Friday, 18 February 2011

The Heroes review

The Heroes is a new stand alone fantasy novel by Joe Abercrombie. This review will have some light(ish) spoilers, but isn’t rife with them.

It’s set in the same world as his previous stuff (First Law Trilogy and Best Served Cold) and features some new characters and quite a lot of old ones.

Unusually for Mr. Abercrombie, it does feature not one but various maps, though these are of a tactical/battlefield rather than national nature.

The Heroes is also unusual in that it has a very large character list for its size, which is quite handy as it enables different parts of the sizeable battlefield to be written about with known characters. The battle takes place over a number of days, and pits the Union against the North (the Union is approximately a civilised medieval(ish) kingdom, the North are more akin to Saxons or Vikings with a looser concept of armies and hierarchy).

The number of characters who end up dead is pretty high, and it’s difficult to tell which side will prevail, and whether the main characters will survive either way. As is expected from the author, it’s well-written and crammed with delightful violence.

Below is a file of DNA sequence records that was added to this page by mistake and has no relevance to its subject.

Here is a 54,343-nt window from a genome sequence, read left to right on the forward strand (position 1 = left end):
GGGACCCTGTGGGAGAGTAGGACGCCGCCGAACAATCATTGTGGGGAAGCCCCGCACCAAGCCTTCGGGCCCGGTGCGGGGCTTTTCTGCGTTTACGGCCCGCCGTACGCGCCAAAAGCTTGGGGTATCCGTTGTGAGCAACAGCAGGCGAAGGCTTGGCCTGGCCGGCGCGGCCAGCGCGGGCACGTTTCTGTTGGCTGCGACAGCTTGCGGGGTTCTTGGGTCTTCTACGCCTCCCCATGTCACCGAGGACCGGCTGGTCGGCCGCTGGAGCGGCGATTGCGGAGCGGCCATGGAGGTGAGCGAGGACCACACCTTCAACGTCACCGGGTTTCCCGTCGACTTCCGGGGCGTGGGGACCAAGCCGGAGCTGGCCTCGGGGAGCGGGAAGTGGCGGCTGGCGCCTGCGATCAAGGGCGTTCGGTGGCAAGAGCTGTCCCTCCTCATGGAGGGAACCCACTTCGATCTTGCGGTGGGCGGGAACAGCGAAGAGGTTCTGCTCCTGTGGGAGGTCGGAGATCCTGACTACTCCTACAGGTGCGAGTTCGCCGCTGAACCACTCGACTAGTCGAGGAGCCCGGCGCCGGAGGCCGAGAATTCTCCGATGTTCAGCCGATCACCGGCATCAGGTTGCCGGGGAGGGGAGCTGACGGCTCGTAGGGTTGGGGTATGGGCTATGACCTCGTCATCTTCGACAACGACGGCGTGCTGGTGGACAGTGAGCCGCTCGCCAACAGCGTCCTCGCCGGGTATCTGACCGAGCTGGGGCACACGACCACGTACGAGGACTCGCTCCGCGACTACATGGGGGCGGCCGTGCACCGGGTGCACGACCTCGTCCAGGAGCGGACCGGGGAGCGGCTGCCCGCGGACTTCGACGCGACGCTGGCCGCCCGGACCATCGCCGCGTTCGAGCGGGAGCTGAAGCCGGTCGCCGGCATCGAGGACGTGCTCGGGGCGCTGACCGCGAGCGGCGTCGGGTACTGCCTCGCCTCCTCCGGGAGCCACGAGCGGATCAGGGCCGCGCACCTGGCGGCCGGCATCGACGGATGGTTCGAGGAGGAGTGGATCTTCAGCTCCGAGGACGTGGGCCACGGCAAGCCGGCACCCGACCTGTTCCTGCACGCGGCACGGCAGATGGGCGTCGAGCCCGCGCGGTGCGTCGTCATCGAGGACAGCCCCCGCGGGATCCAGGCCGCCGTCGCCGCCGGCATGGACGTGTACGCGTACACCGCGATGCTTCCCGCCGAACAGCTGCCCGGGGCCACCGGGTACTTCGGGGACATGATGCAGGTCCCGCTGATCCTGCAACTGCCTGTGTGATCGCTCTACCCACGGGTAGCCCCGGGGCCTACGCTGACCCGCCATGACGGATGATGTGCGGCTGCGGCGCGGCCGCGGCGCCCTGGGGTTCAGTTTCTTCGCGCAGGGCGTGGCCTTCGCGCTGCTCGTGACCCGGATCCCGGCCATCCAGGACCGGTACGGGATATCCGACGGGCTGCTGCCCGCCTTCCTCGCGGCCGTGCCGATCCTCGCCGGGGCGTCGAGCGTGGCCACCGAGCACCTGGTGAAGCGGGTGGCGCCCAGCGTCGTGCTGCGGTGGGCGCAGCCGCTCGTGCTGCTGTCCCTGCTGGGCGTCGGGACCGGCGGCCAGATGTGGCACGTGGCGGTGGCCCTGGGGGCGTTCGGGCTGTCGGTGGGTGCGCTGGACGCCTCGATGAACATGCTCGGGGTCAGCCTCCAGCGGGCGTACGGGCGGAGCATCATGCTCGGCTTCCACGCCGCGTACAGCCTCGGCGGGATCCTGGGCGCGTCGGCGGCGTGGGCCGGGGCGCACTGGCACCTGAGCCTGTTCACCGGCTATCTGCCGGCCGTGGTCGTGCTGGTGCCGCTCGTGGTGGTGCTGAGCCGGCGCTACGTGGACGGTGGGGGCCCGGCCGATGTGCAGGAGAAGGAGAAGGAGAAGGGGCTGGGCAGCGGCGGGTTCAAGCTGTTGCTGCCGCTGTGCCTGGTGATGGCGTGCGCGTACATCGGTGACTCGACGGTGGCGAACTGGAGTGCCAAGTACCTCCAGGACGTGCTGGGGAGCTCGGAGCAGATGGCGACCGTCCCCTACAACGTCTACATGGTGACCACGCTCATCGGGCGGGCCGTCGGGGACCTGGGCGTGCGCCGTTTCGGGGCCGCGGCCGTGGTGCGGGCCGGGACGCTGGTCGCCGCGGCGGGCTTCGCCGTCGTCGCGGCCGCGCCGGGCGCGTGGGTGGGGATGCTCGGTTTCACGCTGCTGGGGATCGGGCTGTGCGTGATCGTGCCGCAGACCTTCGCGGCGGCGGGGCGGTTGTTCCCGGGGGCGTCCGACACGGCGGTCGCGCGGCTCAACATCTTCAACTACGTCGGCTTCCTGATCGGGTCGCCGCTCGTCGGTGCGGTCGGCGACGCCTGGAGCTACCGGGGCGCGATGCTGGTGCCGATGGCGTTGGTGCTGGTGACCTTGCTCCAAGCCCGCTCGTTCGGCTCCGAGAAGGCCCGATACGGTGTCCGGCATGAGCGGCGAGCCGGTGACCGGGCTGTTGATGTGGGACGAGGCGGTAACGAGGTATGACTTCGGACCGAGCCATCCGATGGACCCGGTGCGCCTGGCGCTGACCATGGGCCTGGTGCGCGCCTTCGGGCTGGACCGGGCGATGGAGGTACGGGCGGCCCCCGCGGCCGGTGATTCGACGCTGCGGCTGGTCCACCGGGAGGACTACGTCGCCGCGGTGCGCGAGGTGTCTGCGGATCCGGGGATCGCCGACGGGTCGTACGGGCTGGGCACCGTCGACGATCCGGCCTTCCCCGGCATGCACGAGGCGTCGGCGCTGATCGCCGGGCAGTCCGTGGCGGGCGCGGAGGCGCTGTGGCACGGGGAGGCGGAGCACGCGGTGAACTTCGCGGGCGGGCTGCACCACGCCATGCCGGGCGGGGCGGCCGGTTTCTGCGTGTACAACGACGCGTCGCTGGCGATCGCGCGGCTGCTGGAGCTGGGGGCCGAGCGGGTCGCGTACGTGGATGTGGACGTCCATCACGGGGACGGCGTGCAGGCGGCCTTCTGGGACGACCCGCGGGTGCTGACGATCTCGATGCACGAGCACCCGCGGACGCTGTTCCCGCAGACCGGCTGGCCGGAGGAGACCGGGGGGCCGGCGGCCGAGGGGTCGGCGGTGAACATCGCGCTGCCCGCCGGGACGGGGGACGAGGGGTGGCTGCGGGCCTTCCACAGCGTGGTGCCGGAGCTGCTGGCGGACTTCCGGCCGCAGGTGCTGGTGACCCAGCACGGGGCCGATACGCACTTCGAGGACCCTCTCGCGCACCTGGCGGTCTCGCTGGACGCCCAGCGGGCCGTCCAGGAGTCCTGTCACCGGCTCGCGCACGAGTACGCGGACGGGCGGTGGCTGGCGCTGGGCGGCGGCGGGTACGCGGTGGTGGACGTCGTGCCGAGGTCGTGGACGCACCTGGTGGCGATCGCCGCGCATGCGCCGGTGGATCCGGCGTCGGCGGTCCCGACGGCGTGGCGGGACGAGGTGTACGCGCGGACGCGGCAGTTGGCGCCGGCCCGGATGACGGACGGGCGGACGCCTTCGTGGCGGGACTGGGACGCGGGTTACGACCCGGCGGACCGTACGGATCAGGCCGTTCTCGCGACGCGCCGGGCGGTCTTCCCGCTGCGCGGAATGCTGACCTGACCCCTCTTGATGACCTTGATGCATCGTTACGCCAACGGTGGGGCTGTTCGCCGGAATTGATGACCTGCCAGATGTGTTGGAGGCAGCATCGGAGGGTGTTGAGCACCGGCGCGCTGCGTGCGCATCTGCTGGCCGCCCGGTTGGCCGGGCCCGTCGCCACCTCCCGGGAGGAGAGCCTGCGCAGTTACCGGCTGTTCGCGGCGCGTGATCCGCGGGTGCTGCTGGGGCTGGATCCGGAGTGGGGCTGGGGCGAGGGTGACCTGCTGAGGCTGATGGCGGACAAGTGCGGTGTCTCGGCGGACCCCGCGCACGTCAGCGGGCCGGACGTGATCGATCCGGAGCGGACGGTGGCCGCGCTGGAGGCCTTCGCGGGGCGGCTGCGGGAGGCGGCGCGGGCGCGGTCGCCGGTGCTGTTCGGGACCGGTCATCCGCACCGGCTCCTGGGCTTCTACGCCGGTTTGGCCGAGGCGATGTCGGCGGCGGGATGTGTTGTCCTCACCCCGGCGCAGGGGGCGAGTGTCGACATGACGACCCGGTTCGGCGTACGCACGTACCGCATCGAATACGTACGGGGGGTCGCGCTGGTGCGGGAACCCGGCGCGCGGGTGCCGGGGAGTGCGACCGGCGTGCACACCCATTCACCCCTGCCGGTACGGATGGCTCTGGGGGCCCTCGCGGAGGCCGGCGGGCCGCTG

There’s no one single protagonist (there are three), and the battle is very much painted as a clash of equals, rather than either an imperialist domineering power or a gang of thuggish, idiotic barbarians tussling with a noble foe.

I enjoyed the book, and liked a number of the characters (particularly Beck), though the battle’s conclusion was not to my taste. It’s a little too melancholy, and could use a spot of light relief. Due to the large number of characters, the ending goes on a little bit, but it’s quite nice to see where certain people end up, and it certainly doesn’t drag like the end of the film version of The Return of the King.

It’s gritty and filled with the futility and capriciousness of war, but I do think it lacks a little bit of focus due to the large number of characters. I thought it better than Best Served Cold, and not as good as the First Law Trilogy.

Would I recommend it? Yes, in a word. I raced through it, and the only significant disappointment was that I’m now, once again, in need of some fantasy to read.


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